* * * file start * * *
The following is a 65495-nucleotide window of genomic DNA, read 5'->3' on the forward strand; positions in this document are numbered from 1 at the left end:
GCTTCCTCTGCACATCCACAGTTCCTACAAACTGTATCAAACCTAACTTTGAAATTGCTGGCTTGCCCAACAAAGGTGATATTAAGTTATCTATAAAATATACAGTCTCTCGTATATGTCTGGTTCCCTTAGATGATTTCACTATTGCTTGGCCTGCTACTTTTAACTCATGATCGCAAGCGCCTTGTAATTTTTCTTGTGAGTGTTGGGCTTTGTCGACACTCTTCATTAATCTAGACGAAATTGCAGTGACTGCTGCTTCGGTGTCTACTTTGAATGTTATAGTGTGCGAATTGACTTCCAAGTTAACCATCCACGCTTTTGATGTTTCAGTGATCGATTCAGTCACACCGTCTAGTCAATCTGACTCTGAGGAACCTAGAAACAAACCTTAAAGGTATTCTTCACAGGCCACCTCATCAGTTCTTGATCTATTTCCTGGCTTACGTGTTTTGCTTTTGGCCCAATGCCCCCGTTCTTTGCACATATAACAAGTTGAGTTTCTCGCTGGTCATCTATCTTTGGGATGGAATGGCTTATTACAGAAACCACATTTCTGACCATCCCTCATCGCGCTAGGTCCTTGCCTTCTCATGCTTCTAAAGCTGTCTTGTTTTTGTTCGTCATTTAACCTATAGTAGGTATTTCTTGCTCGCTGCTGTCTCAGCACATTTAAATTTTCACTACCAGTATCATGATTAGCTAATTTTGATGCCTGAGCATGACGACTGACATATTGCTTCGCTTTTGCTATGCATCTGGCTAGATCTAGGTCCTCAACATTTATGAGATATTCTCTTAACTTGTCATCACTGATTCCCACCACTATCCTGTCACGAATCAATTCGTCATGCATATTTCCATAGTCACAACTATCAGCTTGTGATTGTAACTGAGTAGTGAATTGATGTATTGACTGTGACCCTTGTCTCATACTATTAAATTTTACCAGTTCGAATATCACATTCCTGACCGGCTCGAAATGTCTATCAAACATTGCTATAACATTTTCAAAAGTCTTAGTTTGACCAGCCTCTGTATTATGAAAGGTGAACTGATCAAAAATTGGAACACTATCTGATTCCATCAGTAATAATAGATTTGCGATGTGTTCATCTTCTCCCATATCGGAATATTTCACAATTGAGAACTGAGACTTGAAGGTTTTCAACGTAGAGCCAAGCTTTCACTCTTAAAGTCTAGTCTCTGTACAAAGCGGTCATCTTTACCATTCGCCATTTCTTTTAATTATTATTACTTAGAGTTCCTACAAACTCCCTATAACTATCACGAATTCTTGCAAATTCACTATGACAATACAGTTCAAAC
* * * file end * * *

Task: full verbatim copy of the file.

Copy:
The following is a 65495-nucleotide window of genomic DNA, read 5'->3' on the forward strand; positions in this document are numbered from 1 at the left end:
GCTTCCTCTGCACATCCACAGTTCCTACAAACTGTATCAAACCTAACTTTGAAATTGCTGGCTTGCCCAACAAAGGTGATATTAAGTTATCTATAAAATATACAGTCTCTCGTATATGTCTGGTTCCCTTAGATGATTTCACTATTGCTTGGCCTGCTACTTTTAACTCATGATCGCAAGCGCCTTGTAATTTTTCTTGTGAGTGTTGGGCTTTGTCGACACTCTTCATTAATCTAGACGAAATTGCAGTGACTGCTGCTTCGGTGTCTACTTTGAATGTTATAGTGTGCGAATTGACTTCCAAGTTAACCATCCACGCTTTTGATGTTTCAGTGATCGATTCAGTCACACCGTCTAGTCAATCTGACTCTGAGGAACCTAGAAACAAACCTTAAAGGTATTCTTCACAGGCCACCTCATCAGTTCTTGATCTATTTCCTGGCTTACGTGTTTTGCTTTTGGCCCAATGCCCCCGTTCTTTGCACATATAACAAGTTGAGTTTCTCGCTGGTCATCTATCTTTGGGATGGAATGGCTTATTACAGAAACCACATTTCTGACCATCCCTCATCGCGCTAGGTCCTTGCCTTCTCATGCTTCTAAAGCTGTCTTGTTTTTGTTCGTCATTTAACCTATAGTAGGTATTTCTTGCTCGCTGCTGTCTCAGCACATTTAAATTTTCACTACCAGTATCATGATTAGCTAATTTTGATGCCTGAGCATGACGACTGACATATTGCTTCGCTTTTGCTATGCATCTGGCTAGATCTAGGTCCTCAACATTTATGAGATATTCTCTTAACTTGTCATCACTGATTCCCACCACTATCCTGTCACGAATCAATTCGTCATGCATATTTCCATAGTCACAACTATCAGCTTGTGATTGTAACTGAGTAGTGAATTGATGTATTGACTGTGACCCTTGTCTCATACTATTAAATTTTACCAGTTCGAATATCACATTCCTGACCGGCTCGAAATGTCTATCAAACATTGCTATAACATTTTCAAAAGTCTTAGTTTGACCAGCCTCTGTATTATGAAAGGTGAACTGATCAAAAATTGGAACACTATCTGATTCCATCAGTAATAATAGATTTGCGATGTGTTCATCTTCTCCCATATCGGAATATTTCACAATTGAGAACTGAGACTTGAAGGTTTTCAACGTAGAGCCAAGCTTTCACTCTTAAAGTCTAGTCTCTGTACAAAGCGGTCATCTTTACCATTCGCCATTTCTTTTAATTATTATTACTTAGAGTTCCTACAAACTCCCTATAACTATCACGAATTCTTGCAAATTCACTATGACAATACAGTTCAAAC